Ukrainian electoral officials said Viktor Yanukovych, the pro-Moscow candidate (photo, from aljazeera.net), will win a narrow victory in the presidential election.
With more than 98% of votes counted, Mr Yanukovych had a 2.7% lead over his rival, PM Yulia Tymoshenko, media said.
Although Mr Yanukovych called on Mrs Tymoshenko to quit, she refused and is expected to challenge the result.
International observers described the vote as an “impressive display of democratic elections”.
“For everyone in Ukraine, this election was a victory,” the observers, led by the Organisation for Security and Cooperation in Europe, said in a statement, Reuters news agency reported.
“It is now time for the country’s political leaders to listen to the people’s verdict and make sure that the transition of power is peaceful and constructive.”
Mrs Tymoshenko will have a hard time challenging the outcome with favourable judgements by the electoral commission as well as international observers.
She has postponed a news conference on the result until Tuesday.
Pro-Wester leaders’ failure
After being swept aside by the 2004 “Orange Revolution”, the results suggest a remarkable comeback of Mr Yanukovych, a 59-year-old former mechanic.
Under his presidency, Ukraine’s foreign policy is expected to become more pro-Russian.
According to the BBC’s Richard Galpin in Kiev, a Yanukovych win would be an extraordinary indictment of the pro-Western Orange Revolution leaders’ failure to deliver on their promises, which has left people deeply disillusioned.
Politics in Ukraine has now gone full circle, he adds.
In 2004, Mr Yanukovych was a presidential candidate in the election, which was found to have been rigged in his favour.
Mrs Tymoshenko’s impassioned leadership of the subsequent street protests that took place in 2004 and that swept Mr Yanukovych from power, also thrust her to office, along with Viktor Yushchenko and made her an international celebrity.(photo, from aljazeera.net)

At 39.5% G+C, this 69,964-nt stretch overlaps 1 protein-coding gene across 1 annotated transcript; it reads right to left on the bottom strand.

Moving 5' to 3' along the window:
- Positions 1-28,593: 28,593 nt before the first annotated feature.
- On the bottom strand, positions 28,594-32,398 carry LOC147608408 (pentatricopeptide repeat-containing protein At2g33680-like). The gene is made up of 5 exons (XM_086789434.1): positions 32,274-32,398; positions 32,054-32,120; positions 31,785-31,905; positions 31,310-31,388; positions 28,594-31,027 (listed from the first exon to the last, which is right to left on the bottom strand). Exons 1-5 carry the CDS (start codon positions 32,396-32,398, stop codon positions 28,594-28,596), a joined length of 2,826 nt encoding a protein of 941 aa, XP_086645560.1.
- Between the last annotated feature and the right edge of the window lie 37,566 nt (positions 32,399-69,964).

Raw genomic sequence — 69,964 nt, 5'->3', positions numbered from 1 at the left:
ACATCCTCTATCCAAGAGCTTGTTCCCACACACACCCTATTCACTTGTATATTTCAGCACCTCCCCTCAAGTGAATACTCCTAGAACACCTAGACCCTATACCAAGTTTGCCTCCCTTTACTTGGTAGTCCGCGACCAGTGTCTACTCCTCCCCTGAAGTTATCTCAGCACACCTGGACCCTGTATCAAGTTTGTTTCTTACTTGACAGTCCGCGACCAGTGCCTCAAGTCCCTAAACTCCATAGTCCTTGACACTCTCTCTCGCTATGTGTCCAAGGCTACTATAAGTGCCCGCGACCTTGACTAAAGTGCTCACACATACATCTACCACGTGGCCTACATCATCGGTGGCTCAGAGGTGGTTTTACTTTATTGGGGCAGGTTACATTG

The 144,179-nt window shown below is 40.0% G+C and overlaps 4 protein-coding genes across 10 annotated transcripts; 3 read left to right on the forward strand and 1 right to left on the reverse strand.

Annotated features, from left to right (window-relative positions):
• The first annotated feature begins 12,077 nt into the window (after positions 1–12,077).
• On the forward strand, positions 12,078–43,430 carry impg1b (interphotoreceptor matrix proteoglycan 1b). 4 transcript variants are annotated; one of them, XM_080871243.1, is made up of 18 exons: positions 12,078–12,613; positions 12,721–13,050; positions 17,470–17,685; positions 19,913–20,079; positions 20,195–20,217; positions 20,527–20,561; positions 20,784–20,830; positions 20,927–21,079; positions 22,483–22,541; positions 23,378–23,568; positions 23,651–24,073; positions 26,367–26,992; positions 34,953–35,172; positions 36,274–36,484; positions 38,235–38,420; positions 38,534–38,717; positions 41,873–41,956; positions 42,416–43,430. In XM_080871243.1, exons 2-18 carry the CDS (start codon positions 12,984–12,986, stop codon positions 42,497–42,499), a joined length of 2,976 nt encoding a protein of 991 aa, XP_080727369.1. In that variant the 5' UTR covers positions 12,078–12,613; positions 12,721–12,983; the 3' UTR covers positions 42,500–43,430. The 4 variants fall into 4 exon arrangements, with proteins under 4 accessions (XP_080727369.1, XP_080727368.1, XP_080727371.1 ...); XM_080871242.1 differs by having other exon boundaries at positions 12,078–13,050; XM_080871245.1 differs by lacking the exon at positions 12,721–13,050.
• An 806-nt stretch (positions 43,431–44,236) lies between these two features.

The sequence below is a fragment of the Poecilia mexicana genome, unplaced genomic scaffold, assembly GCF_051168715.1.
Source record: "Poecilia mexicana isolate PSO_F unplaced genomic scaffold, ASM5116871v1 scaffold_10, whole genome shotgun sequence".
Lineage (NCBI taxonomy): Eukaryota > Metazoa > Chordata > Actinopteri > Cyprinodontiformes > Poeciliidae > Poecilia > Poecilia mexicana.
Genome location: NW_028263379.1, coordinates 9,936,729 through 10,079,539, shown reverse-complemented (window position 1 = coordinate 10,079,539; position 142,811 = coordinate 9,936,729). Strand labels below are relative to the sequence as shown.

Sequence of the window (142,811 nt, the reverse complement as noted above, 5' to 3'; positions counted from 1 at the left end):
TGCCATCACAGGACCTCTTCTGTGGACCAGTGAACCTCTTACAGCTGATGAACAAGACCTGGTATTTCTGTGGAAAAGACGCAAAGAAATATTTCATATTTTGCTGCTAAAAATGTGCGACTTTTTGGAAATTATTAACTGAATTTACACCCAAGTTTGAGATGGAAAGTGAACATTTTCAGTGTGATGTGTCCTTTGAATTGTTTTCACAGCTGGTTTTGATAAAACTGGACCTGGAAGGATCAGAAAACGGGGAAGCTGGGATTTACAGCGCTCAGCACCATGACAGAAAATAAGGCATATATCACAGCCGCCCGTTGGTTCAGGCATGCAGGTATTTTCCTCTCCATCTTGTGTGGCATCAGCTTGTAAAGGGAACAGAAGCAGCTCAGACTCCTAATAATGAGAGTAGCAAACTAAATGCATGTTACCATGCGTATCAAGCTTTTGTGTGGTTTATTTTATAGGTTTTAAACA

However, once a fierce critic of Russian involvement in Ukraine, the prime minister now has close ties with Vladimir Putin, her Russian counterpart. At a recent meeting, Mr Putin said she was someone he could “do business with”.
The first round of the presidential election was held last month and saw the defeat of incumbent President Viktor Yushchenko, who came fifth.
It is set to be a narrower margin of victory than Mr Yanukovych had been hoping for. According to media reports, with more than 98% of votes counted, he was ahead with some 48.55% of the vote, with Mrs Tymoshenko at around 45.85%.
Yet Mr Yanukovych was already congratulated his supporters and said he will deliver the change the country is yearning for.
He then reportedly said it was time for his rival to quit.
“I think that Yulia Tymoshenko should prepare to resign. She understands that well,” Interfax-Ukraine quoted him as saying in a television interview.
“In any case, I believe such a suggestion will be put to her.”
However Mrs Tymoshenko, 49, showed no sign of standing down.
In a news conference earlier, she said her team was conducting a “parallel count” and urged them to “fight for every result, every document, every vote”.
The first round of voting was won by Mr Yanukovych, who finished 10 percentage points ahead of Mrs Tymoshenko.
She has threatened to take her supporters to the streets if defeated, saying the protests could be larger than those of the Orange Revolution.
Real policy issues and debate seemed to have been forgotten before Sunday’s vote and were replaced by a bitter mud-slinging campaign, said BBC correspondent.
On Saturday, Mrs Tymoshenko’s political bloc accused Mr Yanukovych’s Party of Regions of blocking her supporters from overseeing the vote in the eastern Donetsk region.
Mr Yanukovych’s camp hit back with allegations that some supporters of the prime minister had been tampering with ballots in an attempt to get votes from eastern Ukraine disqualified.
President Yushchenko also led a series of bitter personal attacks on former ally Mrs Tymoshenko during the campaign.
Over the last five years, his working relationship with the prime minister was poisoned by bickering as Ukraine became engulfed by an economic crisis, with its GDP plummeted 15% last year.
(map, from bbc.co.uk)